The Entire History of Music
by Regis Boff
It bears noting that horns were most likely humanity’s first real musical instruments. These surely doubled out as ant-eating utensils and primordial kazoos.
Blowing into hollow stuff with holes was early in our nature, or so it appears.
Academics who never find their entrance into the real music business have made arguments for the drummers being first.
That would have, however, made the first road bands culpable for both cadence and the chasing out of snakes and prehistoric bears from the mouth of the cave venue. This double responsibility would have made insurance rates skyrocket. Back then, remember, everything was an “Act of God,” so that kind of contractual shelter would never have occurred to the their lawyers.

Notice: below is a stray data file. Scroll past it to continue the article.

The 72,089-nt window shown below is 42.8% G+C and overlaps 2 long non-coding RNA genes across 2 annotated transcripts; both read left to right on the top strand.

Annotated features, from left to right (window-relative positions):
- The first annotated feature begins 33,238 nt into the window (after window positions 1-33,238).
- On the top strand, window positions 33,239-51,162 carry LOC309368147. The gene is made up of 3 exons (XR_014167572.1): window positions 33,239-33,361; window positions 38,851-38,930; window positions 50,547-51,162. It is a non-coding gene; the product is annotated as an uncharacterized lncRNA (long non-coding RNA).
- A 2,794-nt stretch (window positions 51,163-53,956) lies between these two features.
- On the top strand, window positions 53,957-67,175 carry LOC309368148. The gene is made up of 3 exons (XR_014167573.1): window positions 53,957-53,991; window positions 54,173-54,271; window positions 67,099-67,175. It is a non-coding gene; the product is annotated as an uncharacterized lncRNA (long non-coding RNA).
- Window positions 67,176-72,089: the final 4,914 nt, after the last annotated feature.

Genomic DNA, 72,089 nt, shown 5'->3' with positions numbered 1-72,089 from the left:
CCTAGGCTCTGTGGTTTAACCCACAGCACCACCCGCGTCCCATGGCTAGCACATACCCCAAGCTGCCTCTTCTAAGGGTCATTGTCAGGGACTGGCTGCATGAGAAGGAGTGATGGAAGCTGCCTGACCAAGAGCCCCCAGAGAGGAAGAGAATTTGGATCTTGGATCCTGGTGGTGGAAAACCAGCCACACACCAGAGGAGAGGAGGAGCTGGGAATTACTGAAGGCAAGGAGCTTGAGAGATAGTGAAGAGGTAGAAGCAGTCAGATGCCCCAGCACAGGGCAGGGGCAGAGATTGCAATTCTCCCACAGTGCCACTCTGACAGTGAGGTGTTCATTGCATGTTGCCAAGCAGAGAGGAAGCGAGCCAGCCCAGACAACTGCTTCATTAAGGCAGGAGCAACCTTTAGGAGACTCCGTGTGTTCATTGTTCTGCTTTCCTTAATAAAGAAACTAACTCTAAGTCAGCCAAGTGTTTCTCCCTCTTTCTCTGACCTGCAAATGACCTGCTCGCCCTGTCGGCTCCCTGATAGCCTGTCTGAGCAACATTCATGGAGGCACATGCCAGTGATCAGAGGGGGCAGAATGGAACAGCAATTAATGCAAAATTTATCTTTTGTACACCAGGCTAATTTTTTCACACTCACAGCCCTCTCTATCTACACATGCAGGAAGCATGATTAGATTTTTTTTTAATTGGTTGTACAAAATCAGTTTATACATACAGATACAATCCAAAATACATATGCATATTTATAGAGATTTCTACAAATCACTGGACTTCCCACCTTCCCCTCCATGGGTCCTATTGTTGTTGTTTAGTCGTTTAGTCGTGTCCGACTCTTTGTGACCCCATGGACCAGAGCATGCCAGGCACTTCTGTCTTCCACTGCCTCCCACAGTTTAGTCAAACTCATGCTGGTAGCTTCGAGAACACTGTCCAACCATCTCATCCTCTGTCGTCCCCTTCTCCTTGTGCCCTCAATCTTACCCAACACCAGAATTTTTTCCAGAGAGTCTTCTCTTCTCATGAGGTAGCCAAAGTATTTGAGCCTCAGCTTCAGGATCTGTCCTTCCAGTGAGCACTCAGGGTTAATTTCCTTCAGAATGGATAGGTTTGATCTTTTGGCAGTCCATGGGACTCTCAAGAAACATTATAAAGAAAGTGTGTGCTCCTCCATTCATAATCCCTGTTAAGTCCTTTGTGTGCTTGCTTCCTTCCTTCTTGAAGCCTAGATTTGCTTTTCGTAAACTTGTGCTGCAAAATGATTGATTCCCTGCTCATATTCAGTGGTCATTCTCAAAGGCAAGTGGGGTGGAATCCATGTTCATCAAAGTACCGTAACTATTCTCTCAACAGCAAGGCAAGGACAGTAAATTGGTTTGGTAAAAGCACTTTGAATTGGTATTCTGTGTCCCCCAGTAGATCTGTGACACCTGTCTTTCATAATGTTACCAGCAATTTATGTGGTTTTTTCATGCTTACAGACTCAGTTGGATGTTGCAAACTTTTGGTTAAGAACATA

Of course, these early trumpets languished in their simplicity, not contributing much to music despite their fast start. It wasn’t until black people invented the sax 12000 years later that shit got cooking, ( of course, all wind instruments did receive a kick up the ass when we humans stopped eating ants.)
The piano stool is humankind’s most modern music invention. But that is it’s own chapter. Keith Moon, who spent much of his time gaffer taped to his, once quipped, “no stool, no art.”